The massive GBU-43 bomb also known as "mother of all bombs', dropped by the USA military in Afghanistan, has killed at least 90 Islamic State (ISIS) militants".
Nangarhar officials on Saturday revised the death toll in Thursday night's bombing in Achin district in Nangarhar, stating at least 94 militants had been killed in the incident including four of their top commanders.
The Islamic State group's Aamaq news agency denied that any of its fighters were killed or wounded, citing a source within the group.
The strike targeted a network of fortified underground tunnels that ISIS had been using to stage attacks on government forces in Nangarhar province, near the Pakistan border.
Meanwhile, Afghan authorities on Saturday reported a jump in fatalities from the huge bombing, declaring some 90 Da'ish fighters dead, as US-led ground forces sought to advance on their mountain hideouts.
In addition, said an administration official who spoke on the condition of anonymity, the attack also reinforces the message that US President Donald Trump has given his military commanders freer rein than did his predecessor, Barack Obama.More news: Sunderland defender Jones out of hospital after match concussion
"No civilian has been hurt and only the base, which Daesh used to launch attacks in other parts of the province, was destroyed", Waziri said in a statement.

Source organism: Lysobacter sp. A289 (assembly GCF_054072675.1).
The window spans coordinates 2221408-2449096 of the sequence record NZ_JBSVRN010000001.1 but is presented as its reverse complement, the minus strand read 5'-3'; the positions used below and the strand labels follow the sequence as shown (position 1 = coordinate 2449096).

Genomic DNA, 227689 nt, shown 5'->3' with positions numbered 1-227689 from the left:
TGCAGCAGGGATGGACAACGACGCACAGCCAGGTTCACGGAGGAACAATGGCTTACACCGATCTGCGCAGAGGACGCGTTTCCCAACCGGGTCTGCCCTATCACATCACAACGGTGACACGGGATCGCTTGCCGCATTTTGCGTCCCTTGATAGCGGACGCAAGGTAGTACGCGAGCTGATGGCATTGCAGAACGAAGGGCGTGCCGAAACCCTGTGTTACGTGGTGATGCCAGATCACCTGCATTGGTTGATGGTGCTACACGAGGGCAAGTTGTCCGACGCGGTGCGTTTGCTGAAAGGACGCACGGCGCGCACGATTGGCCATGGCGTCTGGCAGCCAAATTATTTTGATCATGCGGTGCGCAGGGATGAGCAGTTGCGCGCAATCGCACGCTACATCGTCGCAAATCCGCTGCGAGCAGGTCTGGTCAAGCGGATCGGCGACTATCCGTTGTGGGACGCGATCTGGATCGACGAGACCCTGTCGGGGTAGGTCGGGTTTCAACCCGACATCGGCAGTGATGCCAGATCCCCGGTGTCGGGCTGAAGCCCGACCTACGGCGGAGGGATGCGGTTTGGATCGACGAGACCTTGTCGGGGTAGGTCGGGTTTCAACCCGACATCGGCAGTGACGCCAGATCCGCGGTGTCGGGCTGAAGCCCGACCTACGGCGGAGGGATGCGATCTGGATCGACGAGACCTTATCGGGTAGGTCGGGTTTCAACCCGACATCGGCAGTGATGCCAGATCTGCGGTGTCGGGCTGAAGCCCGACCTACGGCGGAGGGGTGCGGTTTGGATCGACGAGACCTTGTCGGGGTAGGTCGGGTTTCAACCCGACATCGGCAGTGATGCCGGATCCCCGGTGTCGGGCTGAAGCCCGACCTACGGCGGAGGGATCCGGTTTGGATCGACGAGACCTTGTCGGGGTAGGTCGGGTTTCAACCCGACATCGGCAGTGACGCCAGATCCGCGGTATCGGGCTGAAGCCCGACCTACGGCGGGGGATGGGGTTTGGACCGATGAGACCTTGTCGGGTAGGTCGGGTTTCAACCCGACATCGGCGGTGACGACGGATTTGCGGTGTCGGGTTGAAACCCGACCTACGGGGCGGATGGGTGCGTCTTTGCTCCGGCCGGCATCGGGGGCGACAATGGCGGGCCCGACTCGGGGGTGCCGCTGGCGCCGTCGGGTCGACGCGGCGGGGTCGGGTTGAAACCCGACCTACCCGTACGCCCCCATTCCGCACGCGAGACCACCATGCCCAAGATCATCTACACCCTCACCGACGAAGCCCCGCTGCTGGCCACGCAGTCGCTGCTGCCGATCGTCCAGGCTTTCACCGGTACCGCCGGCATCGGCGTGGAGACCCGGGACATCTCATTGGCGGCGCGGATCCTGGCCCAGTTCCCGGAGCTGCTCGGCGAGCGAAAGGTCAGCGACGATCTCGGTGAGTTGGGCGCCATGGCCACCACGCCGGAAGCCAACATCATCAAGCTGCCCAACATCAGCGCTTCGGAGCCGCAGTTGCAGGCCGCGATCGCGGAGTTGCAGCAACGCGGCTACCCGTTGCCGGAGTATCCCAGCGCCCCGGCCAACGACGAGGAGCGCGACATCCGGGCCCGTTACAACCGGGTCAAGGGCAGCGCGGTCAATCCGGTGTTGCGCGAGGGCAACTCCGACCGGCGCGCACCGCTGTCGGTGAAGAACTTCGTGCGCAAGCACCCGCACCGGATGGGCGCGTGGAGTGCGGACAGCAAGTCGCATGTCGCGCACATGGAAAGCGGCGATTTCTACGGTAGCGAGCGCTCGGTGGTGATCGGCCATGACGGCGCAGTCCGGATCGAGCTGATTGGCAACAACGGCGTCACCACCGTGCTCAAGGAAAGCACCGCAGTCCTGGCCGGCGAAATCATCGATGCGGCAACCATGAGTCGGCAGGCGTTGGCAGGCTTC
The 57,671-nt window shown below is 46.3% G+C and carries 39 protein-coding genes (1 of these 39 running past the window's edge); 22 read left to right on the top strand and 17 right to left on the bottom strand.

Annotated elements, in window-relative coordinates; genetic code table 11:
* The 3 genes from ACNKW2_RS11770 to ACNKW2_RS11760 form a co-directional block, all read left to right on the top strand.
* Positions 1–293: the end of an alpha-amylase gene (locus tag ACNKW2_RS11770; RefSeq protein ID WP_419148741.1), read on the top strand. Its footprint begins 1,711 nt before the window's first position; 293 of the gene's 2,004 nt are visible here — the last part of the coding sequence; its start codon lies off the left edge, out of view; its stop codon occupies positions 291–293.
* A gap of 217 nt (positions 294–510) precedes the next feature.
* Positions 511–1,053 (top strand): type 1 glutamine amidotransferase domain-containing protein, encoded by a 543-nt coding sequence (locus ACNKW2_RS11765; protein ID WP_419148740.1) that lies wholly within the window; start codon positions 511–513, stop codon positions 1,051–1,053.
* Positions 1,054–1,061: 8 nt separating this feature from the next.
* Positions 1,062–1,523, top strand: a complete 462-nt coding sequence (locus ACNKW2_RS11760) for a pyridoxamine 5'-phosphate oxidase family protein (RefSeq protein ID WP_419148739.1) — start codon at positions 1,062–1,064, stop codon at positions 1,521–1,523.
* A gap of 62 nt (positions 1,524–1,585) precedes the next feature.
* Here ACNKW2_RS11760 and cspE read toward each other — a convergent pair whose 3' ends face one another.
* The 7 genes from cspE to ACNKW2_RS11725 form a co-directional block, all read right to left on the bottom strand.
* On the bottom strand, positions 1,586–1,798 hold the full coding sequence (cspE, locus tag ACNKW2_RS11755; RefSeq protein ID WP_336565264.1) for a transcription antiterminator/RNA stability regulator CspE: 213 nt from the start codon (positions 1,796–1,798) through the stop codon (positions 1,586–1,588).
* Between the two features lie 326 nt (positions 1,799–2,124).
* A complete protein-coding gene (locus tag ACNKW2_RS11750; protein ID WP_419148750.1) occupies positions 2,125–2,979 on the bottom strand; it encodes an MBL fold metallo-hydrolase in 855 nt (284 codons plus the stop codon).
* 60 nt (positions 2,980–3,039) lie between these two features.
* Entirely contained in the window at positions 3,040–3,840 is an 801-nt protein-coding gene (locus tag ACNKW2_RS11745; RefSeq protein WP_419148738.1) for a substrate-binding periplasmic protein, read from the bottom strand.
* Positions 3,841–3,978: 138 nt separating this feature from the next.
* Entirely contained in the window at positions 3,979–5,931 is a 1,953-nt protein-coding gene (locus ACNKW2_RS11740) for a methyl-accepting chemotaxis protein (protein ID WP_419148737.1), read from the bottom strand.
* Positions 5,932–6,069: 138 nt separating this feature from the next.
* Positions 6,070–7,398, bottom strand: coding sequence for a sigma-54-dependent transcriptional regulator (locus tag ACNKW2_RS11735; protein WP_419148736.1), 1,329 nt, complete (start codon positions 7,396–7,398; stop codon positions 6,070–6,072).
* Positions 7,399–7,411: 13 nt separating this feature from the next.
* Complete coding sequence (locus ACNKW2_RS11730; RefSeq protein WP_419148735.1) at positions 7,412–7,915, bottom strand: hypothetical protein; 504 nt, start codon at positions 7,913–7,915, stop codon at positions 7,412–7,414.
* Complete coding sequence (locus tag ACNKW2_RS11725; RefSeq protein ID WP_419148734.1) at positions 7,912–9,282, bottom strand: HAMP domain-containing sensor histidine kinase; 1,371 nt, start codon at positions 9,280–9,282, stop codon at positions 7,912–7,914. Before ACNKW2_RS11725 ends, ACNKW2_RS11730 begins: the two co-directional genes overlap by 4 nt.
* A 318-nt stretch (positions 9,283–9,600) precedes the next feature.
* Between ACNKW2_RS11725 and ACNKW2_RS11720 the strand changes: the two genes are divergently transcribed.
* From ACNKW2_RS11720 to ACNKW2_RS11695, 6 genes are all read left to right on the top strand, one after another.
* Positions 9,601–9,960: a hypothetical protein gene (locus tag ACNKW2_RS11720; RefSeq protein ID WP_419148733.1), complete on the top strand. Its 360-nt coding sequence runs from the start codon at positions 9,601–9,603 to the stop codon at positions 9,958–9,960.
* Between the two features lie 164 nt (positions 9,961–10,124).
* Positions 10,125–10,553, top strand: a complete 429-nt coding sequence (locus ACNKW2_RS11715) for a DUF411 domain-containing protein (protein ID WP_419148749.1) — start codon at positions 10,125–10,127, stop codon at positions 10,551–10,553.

"This is the right weapon for the right target", said US General John W Nicholson, the North Atlantic Treaty Organisation commander in Afghanistan.
The commander of the USA forces in Afghanistan, General John Nicholson, defended the use of the bomb and confirmed the target of the strike was the network of tunnels that ISIS fighters use to move around and protect themselves from Afghan and US forces. "What it does is basically suck out all of the oxygen and lights the air on fire", said Bill Roggio, of the Foundation for Defense of Democracies to Military Times.
But former President Hamid Karzai accused the United States of using Afghanistan as "a testing ground for new and unsafe weapons".
US use of a massive bomb against Islamic State extemists in Afghanistan has proven divisive in the region, winning support from political and military authorities in Kabul but strong condemnations from former Afghan President Hamid Karzai and Afghanistan's ambassador to Pakistan. "Initially, we thought that a massive quake has hit the area", he said while referring to the day the device was dropped.
Shinwari insisted there were "no military and civilian casualties at all", adding that Afghan commandos and American troops are carrying out clean-up operations in the area. He also said that the operations were being conducted with care taken to prevent civilian casualties. The U.S. forces in Afghanistan, about 8,000-strong, are involved with their Afghan counterparts in military operations against ISIS in the Nangarhar area, as well as against Taliban insurgents operating in the country.